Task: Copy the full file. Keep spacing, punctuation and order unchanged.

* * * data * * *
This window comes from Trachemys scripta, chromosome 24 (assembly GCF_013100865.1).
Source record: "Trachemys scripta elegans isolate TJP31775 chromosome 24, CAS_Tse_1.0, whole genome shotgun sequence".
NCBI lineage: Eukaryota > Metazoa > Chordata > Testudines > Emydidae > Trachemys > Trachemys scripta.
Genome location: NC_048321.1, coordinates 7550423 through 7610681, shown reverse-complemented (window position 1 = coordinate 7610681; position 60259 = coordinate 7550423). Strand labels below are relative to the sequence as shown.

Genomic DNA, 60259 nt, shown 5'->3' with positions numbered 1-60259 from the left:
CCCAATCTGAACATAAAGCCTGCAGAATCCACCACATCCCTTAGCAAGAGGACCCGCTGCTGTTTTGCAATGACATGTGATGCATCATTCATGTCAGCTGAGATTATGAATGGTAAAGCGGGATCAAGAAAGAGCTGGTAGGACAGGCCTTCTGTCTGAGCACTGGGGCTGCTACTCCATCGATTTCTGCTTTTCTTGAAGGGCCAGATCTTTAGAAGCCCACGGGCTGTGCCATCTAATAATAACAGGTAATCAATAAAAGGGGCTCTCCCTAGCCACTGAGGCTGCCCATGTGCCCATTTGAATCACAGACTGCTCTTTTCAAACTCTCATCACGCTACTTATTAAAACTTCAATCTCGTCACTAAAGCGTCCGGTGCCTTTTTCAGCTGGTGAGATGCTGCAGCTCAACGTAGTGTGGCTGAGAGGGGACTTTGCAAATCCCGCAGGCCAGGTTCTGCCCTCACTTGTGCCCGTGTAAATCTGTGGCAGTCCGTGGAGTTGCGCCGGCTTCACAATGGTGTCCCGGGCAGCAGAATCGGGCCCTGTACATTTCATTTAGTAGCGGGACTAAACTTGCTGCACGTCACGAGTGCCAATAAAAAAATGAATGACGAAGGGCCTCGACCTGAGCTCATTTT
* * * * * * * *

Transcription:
This window comes from Trachemys scripta, chromosome 24 (assembly GCF_013100865.1).
Source record: "Trachemys scripta elegans isolate TJP31775 chromosome 24, CAS_Tse_1.0, whole genome shotgun sequence".
NCBI lineage: Eukaryota > Metazoa > Chordata > Testudines > Emydidae > Trachemys > Trachemys scripta.
Genome location: NC_048321.1, coordinates 7550423 through 7610681, shown reverse-complemented (window position 1 = coordinate 7610681; position 60259 = coordinate 7550423). Strand labels below are relative to the sequence as shown.

Genomic DNA, 60259 nt, shown 5'->3' with positions numbered 1-60259 from the left:
CCCAATCTGAACATAAAGCCTGCAGAATCCACCACATCCCTTAGCAAGAGGACCCGCTGCTGTTTTGCAATGACATGTGATGCATCATTCATGTCAGCTGAGATTATGAATGGTAAAGCGGGATCAAGAAAGAGCTGGTAGGACAGGCCTTCTGTCTGAGCACTGGGGCTGCTACTCCATCGATTTCTGCTTTTCTTGAAGGGCCAGATCTTTAGAAGCCCACGGGCTGTGCCATCTAATAATAACAGGTAATCAATAAAAGGGGCTCTCCCTAGCCACTGAGGCTGCCCATGTGCCCATTTGAATCACAGACTGCTCTTTTCAAACTCTCATCACGCTACTTATTAAAACTTCAATCTCGTCACTAAAGCGTCCGGTGCCTTTTTCAGCTGGTGAGATGCTGCAGCTCAACGTAGTGTGGCTGAGAGGGGACTTTGCAAATCCCGCAGGCCAGGTTCTGCCCTCACTTGTGCCCGTGTAAATCTGTGGCAGTCCGTGGAGTTGCGCCGGCTTCACAATGGTGTCCCGGGCAGCAGAATCGGGCCCTGTACATTTCATTTAGTAGCGGGACTAAACTTGCTGCACGTCACGAGTGCCAATAAAAAAATGAATGACGAAGGGCCTCGACCTGAGCTCATTTT